âHe likes us,â Schumer appeared to say about the president. âHe likes me anyway â¦ Hereâs what I told him: Mr. President, youâre much better off if you do one step right, and one step left. If you just step in one direction, youâre boxed. He gets that.â
In a positive sign for the White House, few rank-and-file Republicans reje cted out-of-hand the notion of a deal combining border security measures with protection for âdreamers,â even if it means no immediate funding for a border wall.
âAny immigration fix will have to address the security of the southern border. A wall for a wallâs sake? Not so much,â said Rep. Mark Meadows (R-N.C.), chairman of the conservative Freedom Caucus.
A path to citizenship could complicate the debate for many Republicans, Meadows added, though GOP members seemed to adopt a wait-and-see attitude as the White House hammers out its plan.
Schumer and Pelosi said border security measures in the final agreement could include drones, sensor technology, road repairs and other strategies included in a bipartisan bill from 2013 that instructed federal officials to draft a plan ensuring apprehension of 90 percent of all illegal border-crossers within five years.
Some Republicans want tougher immigration enforcement and mandatory use of the E-verif y employment eligibility system as part of a final deal.
But even immigration hard-liners like Rep. Lou Barletta (R-Pa.) seemed open to hearing what the White House comes up with.
âWe want to have compassion for these children. â¦ At the same time, the American people need to be brought into this too. What will they get?â Barletta said, adding heâs not disappointed in Trump.
âHeâs kept his promises on the campaign trail. I have no reason to believe heâs not going to,â Barletta said.
Hard line conservatives had initially reacted to Trumpâs agreement with shock and outrage.
Rep. Steve King (R-Iowa) tweeted Wednesday night that the deal would ensure Trumpâs base is âblown up, destroyed, irreparable, and disillusioned beyond repair.â
âHe hasnât had enough voices reminding him of his campaign promises, and I want to remind him,â King said Thursday, acknowledging that âitâs harder to resist the president of your own party.â
Trump said Thursday morning he would only agree to a deal if it includes âextreme security.â
âWe want to get massive border security. And I think that both Nancy Pelosi and Charles E. Schumer, I think they agree with it,â Trump said on the Florida tarmac.
âLook, 92 percent of the people agree on DACA, but what we want is very, very powerful border security, okay?â he said, referring to survey data in support of âdreamers.â
No matter where the negotiations go in the coming weeks, they will not include serious consideration of a GOP plan to limit legal immigration.
The Raise Act, proposed by Sens. Tom Cotton (R-Ark.) and David Perdue (R-Ga.), would slash legal immigration levels in half over the next decade and cap annual refuÂgee admissions at 50,000.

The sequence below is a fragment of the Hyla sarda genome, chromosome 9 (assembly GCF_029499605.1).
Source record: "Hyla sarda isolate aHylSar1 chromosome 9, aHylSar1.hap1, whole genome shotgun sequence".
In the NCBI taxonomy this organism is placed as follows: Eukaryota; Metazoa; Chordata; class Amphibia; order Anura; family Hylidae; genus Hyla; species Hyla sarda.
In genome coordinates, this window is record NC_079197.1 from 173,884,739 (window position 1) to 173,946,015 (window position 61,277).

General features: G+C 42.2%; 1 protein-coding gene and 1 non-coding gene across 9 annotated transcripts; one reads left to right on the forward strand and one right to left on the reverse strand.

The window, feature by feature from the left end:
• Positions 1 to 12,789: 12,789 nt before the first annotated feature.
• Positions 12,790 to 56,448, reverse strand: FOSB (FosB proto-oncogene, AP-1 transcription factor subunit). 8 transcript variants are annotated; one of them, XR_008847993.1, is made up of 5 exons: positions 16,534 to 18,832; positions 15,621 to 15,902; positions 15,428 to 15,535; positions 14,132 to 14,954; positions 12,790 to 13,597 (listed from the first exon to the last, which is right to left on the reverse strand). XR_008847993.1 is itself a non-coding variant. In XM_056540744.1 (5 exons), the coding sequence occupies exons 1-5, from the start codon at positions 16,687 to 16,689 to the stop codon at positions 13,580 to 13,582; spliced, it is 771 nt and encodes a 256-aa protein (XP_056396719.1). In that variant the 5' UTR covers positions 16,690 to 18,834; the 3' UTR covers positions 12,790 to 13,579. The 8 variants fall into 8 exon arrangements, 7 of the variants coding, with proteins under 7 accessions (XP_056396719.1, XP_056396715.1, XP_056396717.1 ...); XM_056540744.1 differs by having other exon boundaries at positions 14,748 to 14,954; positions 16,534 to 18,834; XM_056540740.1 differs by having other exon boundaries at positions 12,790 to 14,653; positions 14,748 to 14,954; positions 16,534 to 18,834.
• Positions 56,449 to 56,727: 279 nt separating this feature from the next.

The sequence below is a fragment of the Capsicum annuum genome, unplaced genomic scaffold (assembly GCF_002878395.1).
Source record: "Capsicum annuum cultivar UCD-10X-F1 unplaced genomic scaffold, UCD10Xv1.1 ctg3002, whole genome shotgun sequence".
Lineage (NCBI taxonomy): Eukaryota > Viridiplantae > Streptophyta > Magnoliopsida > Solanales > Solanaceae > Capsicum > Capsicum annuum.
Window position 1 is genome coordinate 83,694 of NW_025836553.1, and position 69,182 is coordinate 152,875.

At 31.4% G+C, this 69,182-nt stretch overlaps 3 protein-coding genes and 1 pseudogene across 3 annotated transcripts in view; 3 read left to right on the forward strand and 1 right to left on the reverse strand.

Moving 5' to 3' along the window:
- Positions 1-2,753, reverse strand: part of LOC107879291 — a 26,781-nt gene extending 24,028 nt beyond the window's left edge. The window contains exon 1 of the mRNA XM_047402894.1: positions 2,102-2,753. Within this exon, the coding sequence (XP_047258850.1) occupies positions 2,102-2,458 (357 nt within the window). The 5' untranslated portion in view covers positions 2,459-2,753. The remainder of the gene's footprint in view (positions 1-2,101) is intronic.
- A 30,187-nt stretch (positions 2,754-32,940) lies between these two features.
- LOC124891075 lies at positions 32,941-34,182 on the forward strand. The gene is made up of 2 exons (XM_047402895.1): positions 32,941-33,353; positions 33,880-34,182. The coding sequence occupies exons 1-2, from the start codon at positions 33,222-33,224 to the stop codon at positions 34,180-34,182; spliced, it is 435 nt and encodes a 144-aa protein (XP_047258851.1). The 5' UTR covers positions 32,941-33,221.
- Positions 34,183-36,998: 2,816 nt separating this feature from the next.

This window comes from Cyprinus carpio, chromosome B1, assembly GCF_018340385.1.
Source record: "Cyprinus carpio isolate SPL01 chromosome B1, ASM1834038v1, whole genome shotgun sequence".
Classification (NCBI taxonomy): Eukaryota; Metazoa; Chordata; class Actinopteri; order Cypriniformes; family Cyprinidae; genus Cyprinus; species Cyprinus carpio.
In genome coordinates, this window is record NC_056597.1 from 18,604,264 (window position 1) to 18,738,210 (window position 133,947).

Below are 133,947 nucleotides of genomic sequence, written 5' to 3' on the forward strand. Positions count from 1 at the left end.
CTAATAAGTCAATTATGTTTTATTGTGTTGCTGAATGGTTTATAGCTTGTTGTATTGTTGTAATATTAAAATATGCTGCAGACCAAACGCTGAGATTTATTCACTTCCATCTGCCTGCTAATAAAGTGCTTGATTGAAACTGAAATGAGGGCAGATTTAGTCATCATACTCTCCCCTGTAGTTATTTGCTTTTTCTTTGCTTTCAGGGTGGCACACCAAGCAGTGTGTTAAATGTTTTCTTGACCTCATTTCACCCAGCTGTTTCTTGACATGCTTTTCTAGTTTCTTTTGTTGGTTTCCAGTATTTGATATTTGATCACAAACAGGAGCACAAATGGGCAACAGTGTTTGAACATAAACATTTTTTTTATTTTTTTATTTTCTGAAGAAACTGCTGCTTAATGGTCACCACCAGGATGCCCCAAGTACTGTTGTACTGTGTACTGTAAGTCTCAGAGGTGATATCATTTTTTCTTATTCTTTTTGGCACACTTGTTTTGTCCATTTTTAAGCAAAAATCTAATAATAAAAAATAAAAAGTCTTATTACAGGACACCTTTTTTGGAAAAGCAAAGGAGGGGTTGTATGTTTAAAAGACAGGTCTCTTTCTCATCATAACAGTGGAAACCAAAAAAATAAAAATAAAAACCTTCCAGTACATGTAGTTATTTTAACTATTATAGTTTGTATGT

While the bill is popular with Trumpâs most ardent supporters and conservative lawmakers, it is widely opposed by Democrats and many Republicans, who see it as potentially harmful to the economy and a break with decades of American tradition.
The measure has Trumpâs support, but he agreed Wednesday night to not include it as part of any âdreamerâ agreement, according to multiple people familiar with the meeting who asked for anonymity to speak about it.
The path ahead could be perilous for Democrats regardless.
Rep. Raul Grijalva, the vice-chair of the congressional Hispanic Caucus, said he worries that the White House is sending mixed messages about Trumpâs true intentions on immigration and that the discussion of border security appears to be drifting away from plans to invest in new technology for monitoring the border and toward more aggressive immigration enforcement tactics.
The Arizona Democrat said many members are worried that pairing border security with protections for âdreamersâ in a single bill could put Democrats in the difficult position of deciding whether to vote for a Dream Act that includes security measures they oppose.
âI really believe that everyone one of us is going to face a crucible where there is going to be something in the security package that we have opposed,â Grijalva said.
âThere will be this humanity demand versus upping the security and letting [immigration enforcement] become more extra judicial.â
In the House, these concerns led members of the minority to discuss working with GOP leaders to allow separate votes on proposals to protect âdreamersâ and bolster border security.
But those familiar with the idea, who asked for anonymity to speak frankly about the talks, stressed itâs in the preliminary stages and may ultimately not be feasible.
Rep. Jim McGovern (D-Mass.) spoke for many Democrats when he urged leaders to proceed with caution.
âIâve no idea how Donald Trumpâs brain works. All I know is, heâs caused a lot of concern and anxiety among 800,000 people, a nd weâve got to find a way to fix this,â McGovern said.
âI know where his heart is and itâs not where mine is. â¦ So weâre all a little bit skeptical because of who he is. When it comes to immigrants, heâs not a very nice person.â
Paul Kane, Kelsey Snell and Amber Phillips contributed.